Chronicler of the Kingdom10/02/08

Courtesy photo by Phillis Mosher
Vermont author Howard Frank Mosher, pictured above, visits Dorothy Alling Memorial Library on Saturday. Read More…

Chronicler of the Kingdom10/02/08

Author Howard Frank Mosher to visit Williston

Oct. 2, 2008

By Greg Elias

Observer staff

Not long after Howard Frank Mosher moved to Vermont’s Northeast Kingdom, he discovered the region brimmed with enough colorful stories and eccentric characters to inspire a lifetime of writing.

He and his wife, Phillis, first came to Vermont to interview for teaching jobs in 1964. It was a late April afternoon and they were lost in the mill town of Orleans when they chanced upon two men fighting in the street.

The brawl blocked their way, so Mosher figured he’d ask for directions. The men halted their fisticuffs. Without waiting for an invitation, they piled into the backseat and guided the couple to the school. When Mosher glanced in his rearview mirror, he saw they had resumed fighting.

“My wife was looking at them too, and she smiled and said, ‘Well sweetie, welcome to the Northeast Kingdom,’” he recalled with a laugh. “So we knew right on the spot that we had found a gold mine of stories.”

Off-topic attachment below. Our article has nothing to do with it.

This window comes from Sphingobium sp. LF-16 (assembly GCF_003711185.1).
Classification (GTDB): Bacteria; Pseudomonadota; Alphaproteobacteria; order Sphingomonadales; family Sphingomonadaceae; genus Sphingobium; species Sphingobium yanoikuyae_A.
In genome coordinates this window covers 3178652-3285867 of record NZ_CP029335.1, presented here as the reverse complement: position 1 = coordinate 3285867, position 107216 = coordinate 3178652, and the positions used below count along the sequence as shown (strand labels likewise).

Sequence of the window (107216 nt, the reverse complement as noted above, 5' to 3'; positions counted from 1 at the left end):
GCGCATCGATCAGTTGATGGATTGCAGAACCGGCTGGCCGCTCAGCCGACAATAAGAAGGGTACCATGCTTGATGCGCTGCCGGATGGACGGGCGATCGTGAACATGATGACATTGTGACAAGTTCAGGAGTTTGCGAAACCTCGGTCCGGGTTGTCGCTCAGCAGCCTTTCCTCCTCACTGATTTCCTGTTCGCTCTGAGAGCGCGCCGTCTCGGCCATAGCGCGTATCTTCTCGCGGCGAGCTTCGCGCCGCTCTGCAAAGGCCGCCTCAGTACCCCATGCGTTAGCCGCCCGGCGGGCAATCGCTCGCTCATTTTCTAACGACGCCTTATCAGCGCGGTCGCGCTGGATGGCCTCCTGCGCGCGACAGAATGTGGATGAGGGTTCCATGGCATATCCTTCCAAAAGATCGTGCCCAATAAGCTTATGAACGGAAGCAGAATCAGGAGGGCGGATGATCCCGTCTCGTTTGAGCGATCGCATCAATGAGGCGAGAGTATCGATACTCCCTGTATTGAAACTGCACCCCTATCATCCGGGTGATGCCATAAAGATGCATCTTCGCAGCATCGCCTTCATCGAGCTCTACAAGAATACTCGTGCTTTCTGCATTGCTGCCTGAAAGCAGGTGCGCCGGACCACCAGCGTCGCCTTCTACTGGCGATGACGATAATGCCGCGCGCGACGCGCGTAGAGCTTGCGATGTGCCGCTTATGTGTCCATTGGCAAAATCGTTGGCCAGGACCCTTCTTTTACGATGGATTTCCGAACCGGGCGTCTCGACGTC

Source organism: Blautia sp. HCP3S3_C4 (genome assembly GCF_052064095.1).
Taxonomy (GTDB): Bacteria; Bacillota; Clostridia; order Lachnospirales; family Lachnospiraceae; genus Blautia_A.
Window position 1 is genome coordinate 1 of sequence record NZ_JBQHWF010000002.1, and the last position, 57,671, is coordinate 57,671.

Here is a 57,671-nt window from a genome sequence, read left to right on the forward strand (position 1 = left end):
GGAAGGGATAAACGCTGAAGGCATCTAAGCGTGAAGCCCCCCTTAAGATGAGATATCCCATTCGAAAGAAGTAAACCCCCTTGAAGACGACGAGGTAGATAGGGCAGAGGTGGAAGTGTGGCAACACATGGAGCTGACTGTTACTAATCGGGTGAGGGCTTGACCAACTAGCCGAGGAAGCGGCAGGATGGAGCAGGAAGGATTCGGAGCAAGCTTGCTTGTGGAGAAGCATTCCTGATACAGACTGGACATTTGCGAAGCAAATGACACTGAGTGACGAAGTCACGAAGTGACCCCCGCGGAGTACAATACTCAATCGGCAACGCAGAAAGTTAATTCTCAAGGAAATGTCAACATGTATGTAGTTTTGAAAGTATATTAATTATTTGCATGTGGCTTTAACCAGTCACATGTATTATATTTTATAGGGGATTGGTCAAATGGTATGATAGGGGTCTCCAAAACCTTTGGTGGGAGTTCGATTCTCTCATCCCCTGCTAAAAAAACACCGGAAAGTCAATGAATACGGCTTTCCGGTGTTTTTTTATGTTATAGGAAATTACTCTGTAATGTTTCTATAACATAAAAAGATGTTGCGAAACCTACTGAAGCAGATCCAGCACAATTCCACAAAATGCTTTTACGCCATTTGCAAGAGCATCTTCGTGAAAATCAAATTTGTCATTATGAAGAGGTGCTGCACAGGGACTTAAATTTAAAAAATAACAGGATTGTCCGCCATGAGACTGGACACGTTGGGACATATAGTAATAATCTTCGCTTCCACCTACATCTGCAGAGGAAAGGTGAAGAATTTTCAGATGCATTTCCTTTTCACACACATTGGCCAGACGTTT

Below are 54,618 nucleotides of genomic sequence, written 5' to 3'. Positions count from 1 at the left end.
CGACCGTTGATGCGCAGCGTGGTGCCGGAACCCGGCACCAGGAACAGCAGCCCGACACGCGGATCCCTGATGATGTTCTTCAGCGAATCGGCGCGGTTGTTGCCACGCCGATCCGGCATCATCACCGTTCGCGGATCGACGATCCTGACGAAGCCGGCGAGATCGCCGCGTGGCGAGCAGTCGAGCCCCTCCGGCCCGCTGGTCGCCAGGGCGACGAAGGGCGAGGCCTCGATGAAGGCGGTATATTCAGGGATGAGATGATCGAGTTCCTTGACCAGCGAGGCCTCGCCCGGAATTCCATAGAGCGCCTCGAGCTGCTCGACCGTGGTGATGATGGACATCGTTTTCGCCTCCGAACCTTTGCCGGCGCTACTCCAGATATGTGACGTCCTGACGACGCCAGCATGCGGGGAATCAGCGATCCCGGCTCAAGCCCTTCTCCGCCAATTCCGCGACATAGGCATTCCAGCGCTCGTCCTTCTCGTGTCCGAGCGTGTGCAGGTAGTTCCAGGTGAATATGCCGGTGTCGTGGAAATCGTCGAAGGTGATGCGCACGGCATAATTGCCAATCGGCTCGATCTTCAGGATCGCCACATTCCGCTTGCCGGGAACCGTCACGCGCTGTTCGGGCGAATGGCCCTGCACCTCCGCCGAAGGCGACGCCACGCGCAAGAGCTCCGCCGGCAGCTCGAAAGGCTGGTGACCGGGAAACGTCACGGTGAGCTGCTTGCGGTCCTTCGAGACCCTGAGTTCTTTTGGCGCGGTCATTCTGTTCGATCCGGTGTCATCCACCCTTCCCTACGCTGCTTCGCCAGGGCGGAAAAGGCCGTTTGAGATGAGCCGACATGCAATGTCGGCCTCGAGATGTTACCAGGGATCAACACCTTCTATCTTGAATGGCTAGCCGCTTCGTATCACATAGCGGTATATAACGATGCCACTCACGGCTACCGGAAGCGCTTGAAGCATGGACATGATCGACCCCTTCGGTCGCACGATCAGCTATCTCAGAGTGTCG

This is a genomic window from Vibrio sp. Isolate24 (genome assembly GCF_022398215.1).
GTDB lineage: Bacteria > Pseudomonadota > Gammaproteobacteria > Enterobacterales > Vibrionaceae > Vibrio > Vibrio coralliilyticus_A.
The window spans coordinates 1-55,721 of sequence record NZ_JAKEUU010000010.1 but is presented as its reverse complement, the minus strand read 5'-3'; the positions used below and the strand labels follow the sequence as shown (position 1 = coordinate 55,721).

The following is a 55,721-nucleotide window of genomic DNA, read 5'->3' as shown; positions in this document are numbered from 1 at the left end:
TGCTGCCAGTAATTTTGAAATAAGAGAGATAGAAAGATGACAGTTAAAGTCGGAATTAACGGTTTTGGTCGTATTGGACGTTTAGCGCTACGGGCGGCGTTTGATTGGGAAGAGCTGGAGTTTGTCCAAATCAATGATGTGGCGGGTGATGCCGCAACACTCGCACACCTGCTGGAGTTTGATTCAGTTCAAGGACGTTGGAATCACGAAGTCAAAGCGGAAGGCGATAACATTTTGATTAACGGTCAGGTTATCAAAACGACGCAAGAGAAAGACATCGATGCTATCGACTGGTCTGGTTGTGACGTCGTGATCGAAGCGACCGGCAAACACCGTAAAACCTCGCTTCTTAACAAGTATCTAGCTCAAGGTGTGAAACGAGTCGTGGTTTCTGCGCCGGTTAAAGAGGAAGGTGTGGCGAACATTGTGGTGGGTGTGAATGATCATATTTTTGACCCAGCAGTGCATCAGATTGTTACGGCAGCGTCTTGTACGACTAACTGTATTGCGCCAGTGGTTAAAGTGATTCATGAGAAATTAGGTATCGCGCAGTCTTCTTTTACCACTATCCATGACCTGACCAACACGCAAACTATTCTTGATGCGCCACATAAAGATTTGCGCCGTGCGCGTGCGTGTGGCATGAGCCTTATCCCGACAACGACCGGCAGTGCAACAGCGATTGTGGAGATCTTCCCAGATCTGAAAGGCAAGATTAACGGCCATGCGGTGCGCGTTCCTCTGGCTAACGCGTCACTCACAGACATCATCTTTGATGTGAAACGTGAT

Forty-four years and 10 books later, Mosher continues to tap a rich vein of stories from the wild, sparsely populated corner of Vermont. He visits Dorothy Alling Memorial Library in Williston on Saturday to talk about his writing. The presentation, titled “Transforming History into Fiction: The Story of a Born Liar,” begins at 1 p.m.

Mosher talked about his life and work during a telephone interview last week from his Irasburg home.

His first book, “Disappearances,” was published in 1977. His latest, “On Kingdom Mountain,” was published last year. In between, three of his books and stories, “Disappearances,” “Where the Rivers Flow North” and “Stranger in the Kingdom,” have been made into movies by Vermont filmmaker Jay Craven.